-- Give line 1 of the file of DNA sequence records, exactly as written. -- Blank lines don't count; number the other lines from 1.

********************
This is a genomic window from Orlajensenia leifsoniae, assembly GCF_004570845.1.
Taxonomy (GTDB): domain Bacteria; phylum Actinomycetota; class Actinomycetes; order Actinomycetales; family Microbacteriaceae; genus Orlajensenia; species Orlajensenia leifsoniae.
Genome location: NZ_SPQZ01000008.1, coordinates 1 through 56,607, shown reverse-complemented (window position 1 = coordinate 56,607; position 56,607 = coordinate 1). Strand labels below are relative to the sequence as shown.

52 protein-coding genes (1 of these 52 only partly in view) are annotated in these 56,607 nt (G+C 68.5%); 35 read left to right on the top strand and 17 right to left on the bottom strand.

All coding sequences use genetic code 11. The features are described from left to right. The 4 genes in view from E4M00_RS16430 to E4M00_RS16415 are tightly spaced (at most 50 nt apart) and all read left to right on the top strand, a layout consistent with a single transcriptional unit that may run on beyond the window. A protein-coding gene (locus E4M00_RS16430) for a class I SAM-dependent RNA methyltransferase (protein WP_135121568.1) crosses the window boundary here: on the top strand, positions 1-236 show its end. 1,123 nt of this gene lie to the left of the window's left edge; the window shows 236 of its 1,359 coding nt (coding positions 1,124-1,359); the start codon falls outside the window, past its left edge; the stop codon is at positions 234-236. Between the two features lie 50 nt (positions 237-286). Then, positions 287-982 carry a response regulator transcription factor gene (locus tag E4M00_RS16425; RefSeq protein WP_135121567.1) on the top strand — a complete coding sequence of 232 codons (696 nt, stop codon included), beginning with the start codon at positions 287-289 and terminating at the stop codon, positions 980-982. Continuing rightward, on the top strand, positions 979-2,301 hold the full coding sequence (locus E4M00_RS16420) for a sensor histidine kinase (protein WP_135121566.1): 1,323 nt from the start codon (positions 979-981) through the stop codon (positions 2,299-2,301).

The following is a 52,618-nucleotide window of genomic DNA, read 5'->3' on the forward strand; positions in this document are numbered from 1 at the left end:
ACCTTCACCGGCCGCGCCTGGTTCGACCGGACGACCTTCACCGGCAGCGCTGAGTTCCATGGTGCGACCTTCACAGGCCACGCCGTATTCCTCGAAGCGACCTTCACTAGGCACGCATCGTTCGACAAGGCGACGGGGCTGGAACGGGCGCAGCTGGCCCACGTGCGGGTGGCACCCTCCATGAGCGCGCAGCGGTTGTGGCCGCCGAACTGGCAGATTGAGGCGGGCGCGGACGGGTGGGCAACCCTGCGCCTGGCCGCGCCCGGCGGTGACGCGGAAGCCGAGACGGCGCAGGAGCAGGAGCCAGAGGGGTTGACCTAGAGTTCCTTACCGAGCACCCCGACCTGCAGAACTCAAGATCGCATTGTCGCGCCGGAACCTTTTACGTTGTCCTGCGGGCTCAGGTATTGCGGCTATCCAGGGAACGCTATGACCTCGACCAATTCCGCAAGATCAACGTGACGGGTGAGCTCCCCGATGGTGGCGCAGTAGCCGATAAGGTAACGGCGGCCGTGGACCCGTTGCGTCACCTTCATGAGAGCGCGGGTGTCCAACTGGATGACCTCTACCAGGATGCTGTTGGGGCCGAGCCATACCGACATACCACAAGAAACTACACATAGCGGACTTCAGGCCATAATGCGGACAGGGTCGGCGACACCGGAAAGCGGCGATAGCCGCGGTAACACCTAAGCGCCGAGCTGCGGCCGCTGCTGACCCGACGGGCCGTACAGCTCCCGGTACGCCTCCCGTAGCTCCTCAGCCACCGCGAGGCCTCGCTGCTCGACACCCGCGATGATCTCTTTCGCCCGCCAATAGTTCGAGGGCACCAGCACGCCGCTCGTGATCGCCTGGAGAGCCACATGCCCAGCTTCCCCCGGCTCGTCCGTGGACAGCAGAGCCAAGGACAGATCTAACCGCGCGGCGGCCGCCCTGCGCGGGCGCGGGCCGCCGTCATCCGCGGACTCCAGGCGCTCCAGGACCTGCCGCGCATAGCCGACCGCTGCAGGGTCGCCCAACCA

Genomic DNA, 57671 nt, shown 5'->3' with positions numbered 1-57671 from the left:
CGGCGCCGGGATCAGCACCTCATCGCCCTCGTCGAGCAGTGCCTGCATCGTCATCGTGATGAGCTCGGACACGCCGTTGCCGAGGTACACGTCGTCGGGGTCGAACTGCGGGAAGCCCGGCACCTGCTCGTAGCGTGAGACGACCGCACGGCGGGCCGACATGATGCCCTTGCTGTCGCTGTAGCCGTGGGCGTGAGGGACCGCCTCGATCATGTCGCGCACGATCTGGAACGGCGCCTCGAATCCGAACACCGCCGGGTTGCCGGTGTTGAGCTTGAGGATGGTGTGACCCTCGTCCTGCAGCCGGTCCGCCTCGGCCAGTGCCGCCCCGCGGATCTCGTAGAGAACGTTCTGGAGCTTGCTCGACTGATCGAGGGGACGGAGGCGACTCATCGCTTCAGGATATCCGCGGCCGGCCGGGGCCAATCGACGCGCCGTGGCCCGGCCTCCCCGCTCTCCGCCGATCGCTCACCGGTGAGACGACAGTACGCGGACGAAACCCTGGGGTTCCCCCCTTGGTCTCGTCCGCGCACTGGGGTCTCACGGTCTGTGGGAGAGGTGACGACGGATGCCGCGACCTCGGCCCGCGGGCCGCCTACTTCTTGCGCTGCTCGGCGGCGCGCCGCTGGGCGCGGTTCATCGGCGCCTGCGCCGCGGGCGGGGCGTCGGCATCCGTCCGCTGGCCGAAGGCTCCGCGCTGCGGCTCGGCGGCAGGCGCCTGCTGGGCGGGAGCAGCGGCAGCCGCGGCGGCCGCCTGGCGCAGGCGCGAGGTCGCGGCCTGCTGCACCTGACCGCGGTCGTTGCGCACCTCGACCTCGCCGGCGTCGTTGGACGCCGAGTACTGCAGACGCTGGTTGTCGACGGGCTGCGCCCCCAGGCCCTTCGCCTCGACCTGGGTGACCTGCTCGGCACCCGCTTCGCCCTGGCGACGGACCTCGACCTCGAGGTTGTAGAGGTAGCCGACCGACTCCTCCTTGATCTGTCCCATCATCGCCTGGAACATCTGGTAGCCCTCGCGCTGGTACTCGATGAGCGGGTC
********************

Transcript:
This is a genomic window from Orlajensenia leifsoniae, assembly GCF_004570845.1.